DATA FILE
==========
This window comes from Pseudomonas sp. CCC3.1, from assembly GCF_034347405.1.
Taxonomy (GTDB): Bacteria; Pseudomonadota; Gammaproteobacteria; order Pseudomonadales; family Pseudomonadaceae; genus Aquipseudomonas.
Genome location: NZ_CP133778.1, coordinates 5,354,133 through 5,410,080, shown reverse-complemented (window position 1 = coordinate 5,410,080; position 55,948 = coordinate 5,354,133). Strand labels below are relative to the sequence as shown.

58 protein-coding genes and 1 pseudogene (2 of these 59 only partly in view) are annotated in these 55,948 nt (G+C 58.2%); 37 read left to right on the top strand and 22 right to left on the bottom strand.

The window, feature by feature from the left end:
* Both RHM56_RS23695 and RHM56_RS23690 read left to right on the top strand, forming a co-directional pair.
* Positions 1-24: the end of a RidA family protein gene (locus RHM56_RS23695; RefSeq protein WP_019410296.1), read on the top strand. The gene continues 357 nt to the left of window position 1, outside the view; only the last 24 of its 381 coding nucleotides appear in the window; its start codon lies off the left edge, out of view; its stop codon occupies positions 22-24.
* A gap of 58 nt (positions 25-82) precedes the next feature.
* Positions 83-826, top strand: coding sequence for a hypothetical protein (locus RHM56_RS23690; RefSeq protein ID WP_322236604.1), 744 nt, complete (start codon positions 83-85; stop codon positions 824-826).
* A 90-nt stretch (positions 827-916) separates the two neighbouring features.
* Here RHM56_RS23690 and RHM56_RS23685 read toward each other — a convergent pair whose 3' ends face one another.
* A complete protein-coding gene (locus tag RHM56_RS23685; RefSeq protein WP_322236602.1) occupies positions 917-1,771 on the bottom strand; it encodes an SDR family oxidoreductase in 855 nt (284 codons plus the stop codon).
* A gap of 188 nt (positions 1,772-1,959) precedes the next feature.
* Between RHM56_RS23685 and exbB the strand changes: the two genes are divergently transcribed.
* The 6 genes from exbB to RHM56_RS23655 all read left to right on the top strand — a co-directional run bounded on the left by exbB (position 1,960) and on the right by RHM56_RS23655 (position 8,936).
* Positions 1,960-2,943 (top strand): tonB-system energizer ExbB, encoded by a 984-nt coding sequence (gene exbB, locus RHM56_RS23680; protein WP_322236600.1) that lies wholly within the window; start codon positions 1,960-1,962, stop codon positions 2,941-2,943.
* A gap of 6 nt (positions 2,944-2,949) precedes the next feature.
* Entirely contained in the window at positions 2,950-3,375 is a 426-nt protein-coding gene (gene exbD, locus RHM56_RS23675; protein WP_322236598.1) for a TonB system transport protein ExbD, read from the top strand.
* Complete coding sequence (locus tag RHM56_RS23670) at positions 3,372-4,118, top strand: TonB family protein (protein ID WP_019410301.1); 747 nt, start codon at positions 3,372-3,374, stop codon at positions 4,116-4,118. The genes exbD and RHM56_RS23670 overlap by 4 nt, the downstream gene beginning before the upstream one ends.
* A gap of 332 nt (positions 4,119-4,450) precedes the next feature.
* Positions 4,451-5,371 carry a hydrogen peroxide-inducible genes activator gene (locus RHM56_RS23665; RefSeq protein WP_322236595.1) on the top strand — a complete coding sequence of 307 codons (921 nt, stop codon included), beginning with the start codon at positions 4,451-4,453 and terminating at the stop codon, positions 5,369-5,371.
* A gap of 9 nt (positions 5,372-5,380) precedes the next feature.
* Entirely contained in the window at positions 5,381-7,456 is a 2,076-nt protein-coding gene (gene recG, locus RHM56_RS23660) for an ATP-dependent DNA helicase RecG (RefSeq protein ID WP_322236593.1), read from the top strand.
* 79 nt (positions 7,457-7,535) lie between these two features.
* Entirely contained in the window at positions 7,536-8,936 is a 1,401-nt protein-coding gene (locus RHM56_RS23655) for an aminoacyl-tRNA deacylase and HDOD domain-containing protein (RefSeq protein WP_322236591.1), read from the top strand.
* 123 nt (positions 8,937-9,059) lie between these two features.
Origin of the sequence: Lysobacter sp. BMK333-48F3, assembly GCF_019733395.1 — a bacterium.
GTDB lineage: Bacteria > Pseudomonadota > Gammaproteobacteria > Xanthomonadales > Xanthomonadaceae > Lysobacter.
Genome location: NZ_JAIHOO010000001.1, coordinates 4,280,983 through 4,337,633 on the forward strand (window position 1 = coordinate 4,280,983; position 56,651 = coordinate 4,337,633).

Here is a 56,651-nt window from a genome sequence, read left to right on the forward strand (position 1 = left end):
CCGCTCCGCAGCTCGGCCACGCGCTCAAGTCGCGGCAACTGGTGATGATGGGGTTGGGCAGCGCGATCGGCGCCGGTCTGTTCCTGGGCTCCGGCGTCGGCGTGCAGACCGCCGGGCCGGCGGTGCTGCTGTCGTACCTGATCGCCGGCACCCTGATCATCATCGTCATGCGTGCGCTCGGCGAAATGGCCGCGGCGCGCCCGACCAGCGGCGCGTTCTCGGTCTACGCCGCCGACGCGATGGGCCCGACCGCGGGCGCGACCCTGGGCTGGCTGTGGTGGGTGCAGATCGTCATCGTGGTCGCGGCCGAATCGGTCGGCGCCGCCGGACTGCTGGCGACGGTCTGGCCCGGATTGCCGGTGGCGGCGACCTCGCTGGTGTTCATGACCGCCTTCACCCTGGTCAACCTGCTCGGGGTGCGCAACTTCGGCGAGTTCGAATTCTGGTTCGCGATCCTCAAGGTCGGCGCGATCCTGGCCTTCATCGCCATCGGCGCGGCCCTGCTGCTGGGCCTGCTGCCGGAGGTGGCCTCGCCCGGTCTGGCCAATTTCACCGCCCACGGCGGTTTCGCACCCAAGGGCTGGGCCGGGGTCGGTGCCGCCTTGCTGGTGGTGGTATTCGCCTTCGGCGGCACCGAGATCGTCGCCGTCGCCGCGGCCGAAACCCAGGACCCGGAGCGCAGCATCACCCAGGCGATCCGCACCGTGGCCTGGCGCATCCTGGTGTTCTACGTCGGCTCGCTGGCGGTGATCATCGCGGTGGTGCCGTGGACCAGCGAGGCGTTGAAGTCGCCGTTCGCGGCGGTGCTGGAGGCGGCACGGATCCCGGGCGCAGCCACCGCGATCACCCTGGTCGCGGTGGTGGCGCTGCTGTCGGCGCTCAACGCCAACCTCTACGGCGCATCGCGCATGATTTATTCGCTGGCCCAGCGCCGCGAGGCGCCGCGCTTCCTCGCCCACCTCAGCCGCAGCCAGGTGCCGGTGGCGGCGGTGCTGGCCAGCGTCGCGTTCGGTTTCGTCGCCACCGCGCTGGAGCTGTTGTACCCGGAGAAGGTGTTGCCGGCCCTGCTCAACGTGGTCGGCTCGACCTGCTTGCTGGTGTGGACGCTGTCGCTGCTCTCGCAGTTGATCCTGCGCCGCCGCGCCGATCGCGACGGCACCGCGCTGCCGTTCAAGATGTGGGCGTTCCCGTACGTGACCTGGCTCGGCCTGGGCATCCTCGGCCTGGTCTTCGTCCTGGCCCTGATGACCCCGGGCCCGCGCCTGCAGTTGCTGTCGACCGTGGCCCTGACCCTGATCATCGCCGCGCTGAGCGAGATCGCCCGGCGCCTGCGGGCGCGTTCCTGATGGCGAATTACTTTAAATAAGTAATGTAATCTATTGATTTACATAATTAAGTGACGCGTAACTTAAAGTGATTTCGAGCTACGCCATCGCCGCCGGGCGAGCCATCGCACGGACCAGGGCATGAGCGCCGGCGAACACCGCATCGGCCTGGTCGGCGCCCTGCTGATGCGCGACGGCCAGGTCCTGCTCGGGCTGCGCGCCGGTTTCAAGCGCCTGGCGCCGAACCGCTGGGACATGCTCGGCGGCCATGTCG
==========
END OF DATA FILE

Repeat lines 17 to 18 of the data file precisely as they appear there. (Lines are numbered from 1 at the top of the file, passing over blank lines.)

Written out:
* A gap of 6 nt (positions 2,944-2,949) precedes the next feature.
* Entirely contained in the window at positions 2,950-3,375 is a 426-nt protein-coding gene (gene exbD, locus RHM56_RS23675; protein WP_322236598.1) for a TonB system transport protein ExbD, read from the top strand.